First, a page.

Fool's spring, spring of deception … whatever you want to call it, the mild spell in mid-February feels like a long time ago, as the wintry beginning to March continued this past week. Much of Britain was subject to icy conditions and snow, with a northerly wind dominating. The last two days saw a switch to a more southerly airflow – and with it a few more summer migrants trickled through, but the floodgates feel like a long way from opening.
Of those migrants, Sand Martin was the most prevalent. Birds reached as far up the country as North Yorkshire, though southern and western areas had the bulk of the records. There was a similar spread of Little Ringed Plovers, which also reached North Yorkshire. A few Northern Wheatears, Swallows and House Martins also appeared, mainly in western areas, while the first Yellow Wagtail of the year was in Norfolk on Sunday and the first White Wagtail in Kent on Tuesday. Generally though, things were low-key in this department – and the longer term forecast suggests we might be made to wait a little longer for mass arrivals …
Little Ringed Plover, Seaton Marshes, Devon (Viv Keene).
In Aberdeenshire, the Ross's Gull reappeared at Kinnaird Head on 10th, and was still showing on 12th. The first-winter American Herring Gull continued at Inverlochy, Highland, until 11th and the Co Antrim Bonaparte's Gull put in an appearance at Ballygalley on 8-9th. Interestingly, of the seven Ring-billed Gull records two involved an apparently new birds, both adults: at Carrickfergus, Co Antrim, from 8-12th and, impressively, at Royton, Greater Manchester, on 12th.
American Herring Gull, Fort William, Highland (Alex Penn).
There was still plenty of wildfowl rarity interest, not least the drake Baikal Teal that showed at Foryd Bay, Gwynedd, on 6th and 12th. Other lingerers included the Lothian White-winged Scoter, the popular King Eider in Cleveland, the American Black Duck in Co Mayo and up to five each of Ferruginous Duck and Lesser Scaup.
King Eider, Redcar, Cleveland (Paul Coombes).
Lesser Scaup, Farmoor Reservoir, Oxfordshire (Tim Salkeld).
The Northumberland Richardson's Cackling Goose was last reported on 8th; continuing birds were on North Uist, Outer Hebrides (two), and Cross Lough, Co Mayo. The Red-breasted Goose was still on Islay, as were the apparent Grey-bellied Brant duo in Moray and Nairn.
Richardson's Cackling Goose, St Mary's Island, Northumberland (Alan Curry).
A Long-billed Dowitcher on Sanday on 10th was more or less the extent of the action in terms of new rarities; the Norfolk bird was reported at Cley Marshes, Norfolk, up to 9th. In Gloucestershire, the White-rumped Sandpiper performed at Slimbridge WWT all week. Co Waterford's Greater Yellowlegs was still at Tallow on 7th. Other Irish goodies included the Double-crested Cormorant and Forster's Tern.
White-rumped Sandpiper, Slimbridge WWT, Gloucestershire (Neil Cowley).
The Hume's Leaf Warblers continued in both Kent and Somerset, Cornwall's Isabelline Wheatear was still at Holywell and the Eastern Yellow Wagtail remained at Carlton Marshes.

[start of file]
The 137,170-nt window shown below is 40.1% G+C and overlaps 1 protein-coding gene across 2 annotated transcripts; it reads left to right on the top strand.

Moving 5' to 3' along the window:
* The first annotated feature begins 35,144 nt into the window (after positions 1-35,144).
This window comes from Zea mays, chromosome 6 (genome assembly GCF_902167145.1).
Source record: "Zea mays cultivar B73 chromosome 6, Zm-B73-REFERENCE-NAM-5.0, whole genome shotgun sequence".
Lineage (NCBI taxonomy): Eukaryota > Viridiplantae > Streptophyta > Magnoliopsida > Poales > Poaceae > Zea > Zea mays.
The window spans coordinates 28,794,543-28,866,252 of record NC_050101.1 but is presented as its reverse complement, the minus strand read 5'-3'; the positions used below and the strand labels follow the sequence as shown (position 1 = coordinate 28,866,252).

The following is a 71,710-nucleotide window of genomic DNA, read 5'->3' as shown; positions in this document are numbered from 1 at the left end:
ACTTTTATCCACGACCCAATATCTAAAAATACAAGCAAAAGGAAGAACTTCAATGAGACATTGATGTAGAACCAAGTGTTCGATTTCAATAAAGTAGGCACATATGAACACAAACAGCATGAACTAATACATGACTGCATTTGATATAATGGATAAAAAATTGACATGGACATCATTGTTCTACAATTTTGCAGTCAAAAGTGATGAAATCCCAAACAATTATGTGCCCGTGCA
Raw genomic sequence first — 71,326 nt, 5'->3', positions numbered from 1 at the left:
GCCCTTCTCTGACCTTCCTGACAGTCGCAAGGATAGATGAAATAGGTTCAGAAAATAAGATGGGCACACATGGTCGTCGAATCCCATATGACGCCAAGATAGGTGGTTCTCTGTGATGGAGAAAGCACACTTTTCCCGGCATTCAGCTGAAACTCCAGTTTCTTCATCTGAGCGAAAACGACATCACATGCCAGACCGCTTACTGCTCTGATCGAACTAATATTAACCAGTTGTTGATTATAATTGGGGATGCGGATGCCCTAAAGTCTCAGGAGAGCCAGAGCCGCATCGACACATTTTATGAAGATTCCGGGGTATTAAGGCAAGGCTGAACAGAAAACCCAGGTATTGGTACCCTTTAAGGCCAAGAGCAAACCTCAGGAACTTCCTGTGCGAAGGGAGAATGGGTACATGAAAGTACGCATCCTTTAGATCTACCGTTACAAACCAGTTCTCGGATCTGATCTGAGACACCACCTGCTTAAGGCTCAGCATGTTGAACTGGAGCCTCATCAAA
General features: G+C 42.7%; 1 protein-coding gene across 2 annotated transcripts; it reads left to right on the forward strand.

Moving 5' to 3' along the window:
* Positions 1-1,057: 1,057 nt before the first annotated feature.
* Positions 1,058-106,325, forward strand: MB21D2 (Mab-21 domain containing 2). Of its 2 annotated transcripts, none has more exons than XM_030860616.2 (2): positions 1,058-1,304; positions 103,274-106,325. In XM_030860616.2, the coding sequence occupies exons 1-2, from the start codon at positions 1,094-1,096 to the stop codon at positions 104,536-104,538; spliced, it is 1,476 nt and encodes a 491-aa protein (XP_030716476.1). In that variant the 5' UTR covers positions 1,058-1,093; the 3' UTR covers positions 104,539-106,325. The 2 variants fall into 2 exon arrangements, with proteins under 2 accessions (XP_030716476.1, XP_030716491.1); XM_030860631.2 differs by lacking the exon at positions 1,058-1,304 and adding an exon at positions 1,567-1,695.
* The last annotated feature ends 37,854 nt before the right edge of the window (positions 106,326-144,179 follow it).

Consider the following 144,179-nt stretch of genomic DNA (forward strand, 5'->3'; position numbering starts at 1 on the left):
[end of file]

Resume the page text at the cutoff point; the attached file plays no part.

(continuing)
Notable new scarcities included a Todd's Canada Goose on Tiree on 6th, a Green-winged Teal at Northstowe, Cambridgeshire, from 7-9th and an American Wigeon at Long Preston, North Yorkshire, on 12th. Further signs of wildfowl movement included no fewer than 10 new Ring-necked Duck, with a group of five at Kilkee Reservoir, Co Clare, among them.
Ring-necked Duck, Helston, Cornwall (Suzy Bristow).
Two Great Grey Shrikes in new places – Dalkeith, Lothian, and Felixkirk, North Yorkshire – may too involve birds on the move. Only three other locations scored this week, as another woeful winter for the species draws to a close.
A Little Bunting at Amwell NR, Hertfordshire, was a nice find on 9th; others in Cornwall (two) and Hertfordshire (a different bird) were continuing individuals. Other passerines still in situ included the Nottinghamshire Pallas's Warbler and both the Gloucestershire and Scilly Richard's Pipit.
Little Bunting, Stanborough Lakes, Hertfordshire (David Hutchinson).
It was a disappointing week for the remnant western 'population' of Siberian Crane. 'Omid', the last wild bird, had left Iran on 5th with his new partner, a recently released female named 'Roya'. Plenty of WP listers – including several Brits – were waiting in Azerbaijan in anticipation of the birds staging at Shirvan NP. Sadly this never happened, with the disappointing news coming through on Saturday that Roya had returned to Iran. Presumably she couldn't hack the mammoth flight, and with that you wonder if the final nail has been hammered into this sorry coffin.
It was otherwise a quiet week in the region. A Killdeer found far inland in France at Étang du Malsaucy, Belfort, on 10th was notable. The following day a Moussier's Redstart that had crossed the Strait of Gibraltar was discovered at Pedro Valiente, near Tarifa in Andalucia.
Other new birds included a Great Blue Heron on Pico, Azores, a White-headed Duck in The Netherlands at Westkapelle, Zealand, and Azerbaijan's first Hume's Leaf Warbler, which was found by Siberian Crane dippers at Salyan.